It IS a film music appreciation board; it's just that none of us appreciate any scores that were composed prior to "Rush Hour 2."


That's old. I don't have any scores prior to PIRATES OF THE CARIBBEAN. Or better ones, for that matter. Except for Trevor Rabin, naturally. That man deserves a nobel prize for his music. And that's why I don't like the score to TREASURE OF THE SIERRA MADRE in the film. Because film music SUCKED until recently.

 
 
 Posted:   Jul 14, 2007 - 10:20 PM   
 By:   OnyaBirri   (Member)



That's old.


Of course it is! I was taking into account the fact that many of us appreciate older scores such as this one.

 
 
 Posted:   Jul 14, 2007 - 10:50 PM   
 By:   Morlock1   (Member)

That's you're rebuttal? Taking a 100% cynical
post and responding to it seriously?

I love 'old' scores (if it's good, it often transcends the time-tag. As was said earlier, so many of those great 60's and 70's score sound remarkably fresh and current today). And I still believe that there are some that are all melodrama, no drama, grossly overscoring certain passages. That is mostly the system and director, obviously. But still, the score for that film does not help it, aside from reminding us that this is an old movie made in ridicules system, when otherwise, it is a terrific yarn as well as a fascinating and timeless character study. Just like there are terrible 80's synth scores that constantly detract from the films by reminding us of the pop culture of the time, instead of the timelessness of good story-telling.
I think that deifying Golden age scores as a rule is just as stupid as demonizing current scores as a rule.

Morlock- who, for the record, has not heard Steiner's score separated from the film, and believes that most important thing for a score to do is -as silly as it may seem- support the film it was written for.

 
 
 Posted:   Jul 15, 2007 - 7:52 AM   
 By:   follow me   (Member)

I love 'old' scores (if it's good, it often transcends the time-tag. As was said earlier, so many of those great 60's and 70's score sound remarkably fresh and current today). And I still believe that there are some that are all melodrama, no drama, grossly overscoring certain passages.
Just like there are terrible 80's synth scores that constantly detract from the films by reminding us of the pop culture of the time, instead of the timelessness of good story-telling.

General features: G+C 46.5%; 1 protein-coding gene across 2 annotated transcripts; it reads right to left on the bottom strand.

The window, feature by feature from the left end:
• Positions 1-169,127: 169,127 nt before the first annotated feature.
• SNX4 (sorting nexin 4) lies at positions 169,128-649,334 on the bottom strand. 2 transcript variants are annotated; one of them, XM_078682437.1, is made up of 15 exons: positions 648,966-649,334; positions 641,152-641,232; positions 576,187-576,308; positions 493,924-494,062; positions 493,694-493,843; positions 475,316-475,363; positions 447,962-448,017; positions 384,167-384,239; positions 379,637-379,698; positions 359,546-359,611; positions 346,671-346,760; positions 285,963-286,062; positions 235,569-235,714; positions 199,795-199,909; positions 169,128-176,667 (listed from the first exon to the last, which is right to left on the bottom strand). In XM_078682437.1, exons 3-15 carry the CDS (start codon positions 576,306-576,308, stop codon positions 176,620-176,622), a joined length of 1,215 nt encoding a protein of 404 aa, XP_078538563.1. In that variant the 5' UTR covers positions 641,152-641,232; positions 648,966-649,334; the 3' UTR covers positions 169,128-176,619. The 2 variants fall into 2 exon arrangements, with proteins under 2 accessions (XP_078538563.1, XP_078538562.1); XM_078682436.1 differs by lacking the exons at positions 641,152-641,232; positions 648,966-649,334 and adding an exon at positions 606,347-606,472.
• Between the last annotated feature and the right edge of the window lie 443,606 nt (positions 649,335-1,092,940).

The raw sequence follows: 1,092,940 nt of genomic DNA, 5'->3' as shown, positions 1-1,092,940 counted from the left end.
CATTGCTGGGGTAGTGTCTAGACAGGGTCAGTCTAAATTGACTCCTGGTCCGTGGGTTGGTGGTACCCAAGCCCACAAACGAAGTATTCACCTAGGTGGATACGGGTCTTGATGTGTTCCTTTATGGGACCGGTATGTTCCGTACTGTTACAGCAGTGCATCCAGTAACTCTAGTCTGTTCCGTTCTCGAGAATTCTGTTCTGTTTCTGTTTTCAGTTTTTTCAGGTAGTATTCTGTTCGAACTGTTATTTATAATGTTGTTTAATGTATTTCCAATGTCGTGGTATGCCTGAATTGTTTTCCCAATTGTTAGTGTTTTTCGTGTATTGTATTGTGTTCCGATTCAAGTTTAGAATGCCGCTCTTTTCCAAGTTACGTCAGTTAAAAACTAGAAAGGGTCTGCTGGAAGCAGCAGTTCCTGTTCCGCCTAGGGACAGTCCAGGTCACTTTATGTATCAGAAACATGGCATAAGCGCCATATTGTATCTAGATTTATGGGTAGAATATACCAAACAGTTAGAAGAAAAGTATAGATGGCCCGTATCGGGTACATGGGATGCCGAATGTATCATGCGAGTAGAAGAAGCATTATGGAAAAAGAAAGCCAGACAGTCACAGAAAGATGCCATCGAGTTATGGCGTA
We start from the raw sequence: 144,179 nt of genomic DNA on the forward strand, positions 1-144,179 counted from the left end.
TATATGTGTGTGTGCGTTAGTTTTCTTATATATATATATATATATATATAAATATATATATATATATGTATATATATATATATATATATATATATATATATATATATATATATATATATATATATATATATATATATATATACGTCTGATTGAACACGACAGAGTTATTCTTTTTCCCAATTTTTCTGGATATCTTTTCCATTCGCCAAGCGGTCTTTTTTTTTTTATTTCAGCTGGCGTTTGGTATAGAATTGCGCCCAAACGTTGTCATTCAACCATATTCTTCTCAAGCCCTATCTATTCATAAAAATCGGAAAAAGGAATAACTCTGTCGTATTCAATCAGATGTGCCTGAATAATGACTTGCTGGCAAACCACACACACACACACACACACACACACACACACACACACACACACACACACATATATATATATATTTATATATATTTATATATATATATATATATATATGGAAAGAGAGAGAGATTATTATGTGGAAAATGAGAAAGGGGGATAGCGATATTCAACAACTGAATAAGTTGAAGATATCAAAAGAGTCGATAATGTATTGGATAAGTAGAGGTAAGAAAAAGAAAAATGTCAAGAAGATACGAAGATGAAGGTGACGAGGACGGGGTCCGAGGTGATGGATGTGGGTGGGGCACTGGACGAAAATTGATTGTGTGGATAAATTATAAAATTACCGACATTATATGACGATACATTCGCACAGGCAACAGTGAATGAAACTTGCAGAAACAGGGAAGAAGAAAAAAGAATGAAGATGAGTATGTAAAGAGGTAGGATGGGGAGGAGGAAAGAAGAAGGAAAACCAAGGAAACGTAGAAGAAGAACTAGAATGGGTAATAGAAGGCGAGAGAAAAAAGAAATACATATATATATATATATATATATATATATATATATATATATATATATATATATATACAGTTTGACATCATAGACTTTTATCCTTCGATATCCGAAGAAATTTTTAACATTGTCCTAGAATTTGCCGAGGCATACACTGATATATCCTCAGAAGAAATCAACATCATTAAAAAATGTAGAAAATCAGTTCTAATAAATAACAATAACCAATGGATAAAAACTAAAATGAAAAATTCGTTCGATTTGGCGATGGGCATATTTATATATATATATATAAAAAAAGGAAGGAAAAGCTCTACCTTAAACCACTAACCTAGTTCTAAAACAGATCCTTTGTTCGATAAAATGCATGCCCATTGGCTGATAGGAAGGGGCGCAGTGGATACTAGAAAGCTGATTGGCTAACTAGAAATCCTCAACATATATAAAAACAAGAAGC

I think that deifying Golden age scores as a rule is just as stupid as demonizing current scores as a rule.


Obviously it makes not much sense to divide into "older scores" and "new scores" then. Besides, until now nobody dared to explain to me PRECISELY what makes today´s scores so much different from older ones. It is much better to distingiush between "good scores" and "bad scores".
There is only one slight problem now: who shall determine which is a "good score" and which one a "bad score". So we finally end up speaking about personal taste again...
I find many of today´s scores "bad ones" because they are basically NOT really much different from older (symphonic) scores but lack inventiveness, colours and melody - a "touch of genius" so to say many scores of the great older composers showed. Where´s a melody like "WINDMILLS OF YOUR MIND" in today´s scores?
As for feeling the film itself may have "aged": well, I found methods like the split screen boring when I first saw the film. I don´t know if this has anything to do with the age of the film (I guess there may well be films produced today that still use such things)- I just NEVER liked this particular effect. I always have thought that "Ocean's Twelve" (2004!) was a VERY BORING film concerning it´s story, style and music...

 
 
 Posted:   Jul 15, 2007 - 7:43 PM   
 By:   Thor   (Member)

Oh yes, let's hijack yet another thread with the revolutionary, never-before-discussed old times vs. new times topic! Lord knows we can't go a day without one....

Anyways, there have been several threads on both versions of the film. Here, for example:

http://www.filmscoremonthly.com/board/posts.asp?threadID=34840&forumID=1

and

http://www.filmscoremonthly.com/board/posts.asp?threadID=39644&forumID=1

...and others that are lost.

You'll find my opinions within.

 
 
 Posted:   Jul 15, 2007 - 8:35 PM   
 By:   OnyaBirri   (Member)

Oh yes, let's hijack yet another thread with the revolutionary, never-before-discussed old times vs. new times topic! Lord knows we can't go a day without one....

You'll find my opinions within.


Don't participate if you're not interested.

 
 
 Posted:   Jul 15, 2007 - 8:44 PM   
 By:   Thor   (Member)

Don't participate if you're not interested.

Don't worry, I won't.

 
 
 Posted:   Jul 15, 2007 - 8:47 PM   
 By:   OnyaBirri   (Member)

Thank you, Ignatius. You do not supply the final word on these discussions, even if the voices in your head tell you otherwise.

 
 
 Posted:   Jul 16, 2007 - 5:35 AM   
 By:   follow me   (Member)


You'll find my opinions within.


Thank you. But I guess I´m not really that much interested in your opinions.